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William Blake (1757–1827). The Poetical Works. 1908.

Selections from ‘Milton’

[The Building of Time]

(Milton, f. 27, l. 44–f. 28, l. 3.)

BUT others of the Sons of Los build Moments and Minutes and Hours,

And Days and Months and Years, and Ages and Periods: wondrous buildings!

And every Moment has a Couch of gold for soft repose—

A Moment equals a pulsation of the artery—

And between every two Moments stands a Daughter of Beulah,

To feed the Sleepers on their Couches with maternal care.

And every Minute has an azure Tent with silken Veils;

And every Hour has a bright golden Gate carvèd with skill;

And every Day and Night has Walls of brass and Gates of adamant,

Shining like precious stones, and ornamented with appropriate signs;

And every Month a silver-pavèd Terrace, builded high;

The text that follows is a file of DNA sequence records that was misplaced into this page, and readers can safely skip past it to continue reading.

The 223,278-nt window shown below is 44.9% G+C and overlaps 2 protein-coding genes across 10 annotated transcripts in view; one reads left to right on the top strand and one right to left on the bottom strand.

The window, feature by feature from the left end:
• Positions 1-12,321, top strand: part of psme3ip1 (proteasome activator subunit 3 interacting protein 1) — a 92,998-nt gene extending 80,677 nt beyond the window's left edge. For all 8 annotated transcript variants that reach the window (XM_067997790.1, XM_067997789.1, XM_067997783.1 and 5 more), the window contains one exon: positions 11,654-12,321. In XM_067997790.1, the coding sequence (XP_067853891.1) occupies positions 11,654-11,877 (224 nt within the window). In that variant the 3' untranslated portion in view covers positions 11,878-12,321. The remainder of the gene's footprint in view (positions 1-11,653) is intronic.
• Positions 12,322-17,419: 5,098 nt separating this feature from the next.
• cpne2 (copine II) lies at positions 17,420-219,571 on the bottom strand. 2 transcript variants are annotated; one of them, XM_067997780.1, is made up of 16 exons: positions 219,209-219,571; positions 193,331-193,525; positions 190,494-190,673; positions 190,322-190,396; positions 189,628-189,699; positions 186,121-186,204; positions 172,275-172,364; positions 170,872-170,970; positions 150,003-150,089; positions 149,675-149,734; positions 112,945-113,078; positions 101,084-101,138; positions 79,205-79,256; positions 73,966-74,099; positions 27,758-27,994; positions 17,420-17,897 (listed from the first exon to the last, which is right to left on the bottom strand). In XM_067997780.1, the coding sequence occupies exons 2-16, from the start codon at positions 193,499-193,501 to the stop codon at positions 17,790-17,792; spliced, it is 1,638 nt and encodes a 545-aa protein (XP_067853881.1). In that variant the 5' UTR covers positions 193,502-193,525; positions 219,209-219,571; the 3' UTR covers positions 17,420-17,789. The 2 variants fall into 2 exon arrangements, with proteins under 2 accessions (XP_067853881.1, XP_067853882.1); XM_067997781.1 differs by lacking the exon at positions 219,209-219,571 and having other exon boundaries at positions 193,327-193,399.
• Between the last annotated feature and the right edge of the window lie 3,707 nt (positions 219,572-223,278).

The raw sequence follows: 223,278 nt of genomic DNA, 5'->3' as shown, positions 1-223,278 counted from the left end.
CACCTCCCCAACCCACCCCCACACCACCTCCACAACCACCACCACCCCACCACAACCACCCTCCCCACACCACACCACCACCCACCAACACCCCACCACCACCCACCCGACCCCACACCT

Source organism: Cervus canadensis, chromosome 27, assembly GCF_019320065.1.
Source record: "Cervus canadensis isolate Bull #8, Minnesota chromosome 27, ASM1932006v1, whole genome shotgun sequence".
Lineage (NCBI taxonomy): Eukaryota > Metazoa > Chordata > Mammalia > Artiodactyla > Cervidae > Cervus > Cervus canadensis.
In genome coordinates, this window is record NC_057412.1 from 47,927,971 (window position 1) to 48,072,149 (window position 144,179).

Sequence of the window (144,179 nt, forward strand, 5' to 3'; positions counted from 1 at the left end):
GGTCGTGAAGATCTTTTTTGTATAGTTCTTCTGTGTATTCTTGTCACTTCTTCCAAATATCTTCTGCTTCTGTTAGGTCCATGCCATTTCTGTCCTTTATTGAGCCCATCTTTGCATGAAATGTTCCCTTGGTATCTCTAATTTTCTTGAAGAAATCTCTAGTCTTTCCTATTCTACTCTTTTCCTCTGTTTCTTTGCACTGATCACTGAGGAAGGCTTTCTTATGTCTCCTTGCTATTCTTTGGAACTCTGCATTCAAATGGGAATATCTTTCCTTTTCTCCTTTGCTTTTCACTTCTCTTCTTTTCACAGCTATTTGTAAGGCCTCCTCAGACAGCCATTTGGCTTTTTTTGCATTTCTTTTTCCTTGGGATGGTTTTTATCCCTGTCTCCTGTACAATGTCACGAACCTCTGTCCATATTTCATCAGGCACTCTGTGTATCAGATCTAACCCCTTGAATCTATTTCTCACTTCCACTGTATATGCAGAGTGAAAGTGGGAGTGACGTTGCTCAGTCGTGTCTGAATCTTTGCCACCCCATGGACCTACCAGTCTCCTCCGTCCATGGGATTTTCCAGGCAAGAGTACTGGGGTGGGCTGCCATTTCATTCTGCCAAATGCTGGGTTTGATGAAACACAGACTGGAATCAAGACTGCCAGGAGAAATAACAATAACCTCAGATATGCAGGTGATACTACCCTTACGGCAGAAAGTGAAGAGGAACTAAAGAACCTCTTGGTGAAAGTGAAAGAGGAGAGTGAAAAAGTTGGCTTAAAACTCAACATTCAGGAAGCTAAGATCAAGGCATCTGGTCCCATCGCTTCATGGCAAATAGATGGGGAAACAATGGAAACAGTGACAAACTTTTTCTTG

And every Year invulnerable Barriers with high Towers;

And every Age is moated deep with Bridges of silver and gold;

And every Seven Ages is encircled with a Flaming Fire.

Now Seven Ages is amounting to Two Hundred Years:

Each has its Guard, each Moment, Minute, Hour, Day, Month and Year;

All are the work of Fairy hands of the Four Elements:

The Guard are Angels of Providence on duty evermore.

Every Time less than a pulsation of the artery

Is equal in its period and value to Six Thousand Years;

For in this Period the Poet’s Work is done; and all the great

Events of Time start forth and are conceiv’d in such a Period,

Within a Moment, a Pulsation of the Artery.